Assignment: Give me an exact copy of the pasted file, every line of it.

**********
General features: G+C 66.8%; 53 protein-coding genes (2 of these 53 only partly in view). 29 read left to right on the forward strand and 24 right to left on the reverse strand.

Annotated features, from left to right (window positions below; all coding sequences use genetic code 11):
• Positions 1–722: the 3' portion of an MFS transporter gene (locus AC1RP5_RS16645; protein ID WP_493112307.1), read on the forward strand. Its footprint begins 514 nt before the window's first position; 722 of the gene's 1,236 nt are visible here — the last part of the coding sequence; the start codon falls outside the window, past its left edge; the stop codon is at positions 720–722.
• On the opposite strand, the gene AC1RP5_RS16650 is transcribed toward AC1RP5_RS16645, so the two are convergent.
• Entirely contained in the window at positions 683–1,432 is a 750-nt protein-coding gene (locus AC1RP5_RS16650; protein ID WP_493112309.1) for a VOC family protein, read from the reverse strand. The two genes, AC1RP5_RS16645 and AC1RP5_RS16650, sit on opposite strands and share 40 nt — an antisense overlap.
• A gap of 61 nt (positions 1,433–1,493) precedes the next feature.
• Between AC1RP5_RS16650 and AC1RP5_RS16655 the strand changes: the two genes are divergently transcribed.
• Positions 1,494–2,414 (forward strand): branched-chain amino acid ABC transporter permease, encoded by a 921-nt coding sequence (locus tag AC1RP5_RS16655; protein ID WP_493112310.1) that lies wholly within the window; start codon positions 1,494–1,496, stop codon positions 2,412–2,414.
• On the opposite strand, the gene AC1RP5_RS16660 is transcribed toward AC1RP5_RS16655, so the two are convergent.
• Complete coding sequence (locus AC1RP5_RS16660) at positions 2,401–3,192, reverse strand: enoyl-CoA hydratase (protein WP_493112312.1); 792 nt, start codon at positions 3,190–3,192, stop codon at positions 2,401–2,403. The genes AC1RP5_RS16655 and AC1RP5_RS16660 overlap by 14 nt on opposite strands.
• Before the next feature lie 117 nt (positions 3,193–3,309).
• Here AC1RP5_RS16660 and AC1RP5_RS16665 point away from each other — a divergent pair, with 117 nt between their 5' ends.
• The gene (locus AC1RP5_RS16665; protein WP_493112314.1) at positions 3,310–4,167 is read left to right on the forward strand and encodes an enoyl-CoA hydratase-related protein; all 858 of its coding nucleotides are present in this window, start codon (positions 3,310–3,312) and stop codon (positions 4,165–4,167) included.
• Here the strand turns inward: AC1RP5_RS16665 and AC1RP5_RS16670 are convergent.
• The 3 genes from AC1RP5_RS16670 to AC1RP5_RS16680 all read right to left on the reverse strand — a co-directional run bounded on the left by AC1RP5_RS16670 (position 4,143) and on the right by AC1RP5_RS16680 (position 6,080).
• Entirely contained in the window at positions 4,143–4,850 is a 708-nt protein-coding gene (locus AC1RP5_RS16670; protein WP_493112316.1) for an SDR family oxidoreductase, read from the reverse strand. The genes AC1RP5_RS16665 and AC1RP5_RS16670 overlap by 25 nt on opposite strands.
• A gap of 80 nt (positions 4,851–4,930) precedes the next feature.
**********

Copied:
General features: G+C 66.8%; 53 protein-coding genes (2 of these 53 only partly in view). 29 read left to right on the forward strand and 24 right to left on the reverse strand.

Annotated features, from left to right (window positions below; all coding sequences use genetic code 11):
• Positions 1–722: the 3' portion of an MFS transporter gene (locus AC1RP5_RS16645; protein ID WP_493112307.1), read on the forward strand. Its footprint begins 514 nt before the window's first position; 722 of the gene's 1,236 nt are visible here — the last part of the coding sequence; the start codon falls outside the window, past its left edge; the stop codon is at positions 720–722.
• On the opposite strand, the gene AC1RP5_RS16650 is transcribed toward AC1RP5_RS16645, so the two are convergent.
• Entirely contained in the window at positions 683–1,432 is a 750-nt protein-coding gene (locus AC1RP5_RS16650; protein ID WP_493112309.1) for a VOC family protein, read from the reverse strand. The two genes, AC1RP5_RS16645 and AC1RP5_RS16650, sit on opposite strands and share 40 nt — an antisense overlap.
• A gap of 61 nt (positions 1,433–1,493) precedes the next feature.
• Between AC1RP5_RS16650 and AC1RP5_RS16655 the strand changes: the two genes are divergently transcribed.
• Positions 1,494–2,414 (forward strand): branched-chain amino acid ABC transporter permease, encoded by a 921-nt coding sequence (locus tag AC1RP5_RS16655; protein ID WP_493112310.1) that lies wholly within the window; start codon positions 1,494–1,496, stop codon positions 2,412–2,414.
• On the opposite strand, the gene AC1RP5_RS16660 is transcribed toward AC1RP5_RS16655, so the two are convergent.
• Complete coding sequence (locus AC1RP5_RS16660) at positions 2,401–3,192, reverse strand: enoyl-CoA hydratase (protein WP_493112312.1); 792 nt, start codon at positions 3,190–3,192, stop codon at positions 2,401–2,403. The genes AC1RP5_RS16655 and AC1RP5_RS16660 overlap by 14 nt on opposite strands.
• Before the next feature lie 117 nt (positions 3,193–3,309).
• Here AC1RP5_RS16660 and AC1RP5_RS16665 point away from each other — a divergent pair, with 117 nt between their 5' ends.
• The gene (locus AC1RP5_RS16665; protein WP_493112314.1) at positions 3,310–4,167 is read left to right on the forward strand and encodes an enoyl-CoA hydratase-related protein; all 858 of its coding nucleotides are present in this window, start codon (positions 3,310–3,312) and stop codon (positions 4,165–4,167) included.
• Here the strand turns inward: AC1RP5_RS16665 and AC1RP5_RS16670 are convergent.
• The 3 genes from AC1RP5_RS16670 to AC1RP5_RS16680 all read right to left on the reverse strand — a co-directional run bounded on the left by AC1RP5_RS16670 (position 4,143) and on the right by AC1RP5_RS16680 (position 6,080).
• Entirely contained in the window at positions 4,143–4,850 is a 708-nt protein-coding gene (locus AC1RP5_RS16670; protein WP_493112316.1) for an SDR family oxidoreductase, read from the reverse strand. The genes AC1RP5_RS16665 and AC1RP5_RS16670 overlap by 25 nt on opposite strands.
• A gap of 80 nt (positions 4,851–4,930) precedes the next feature.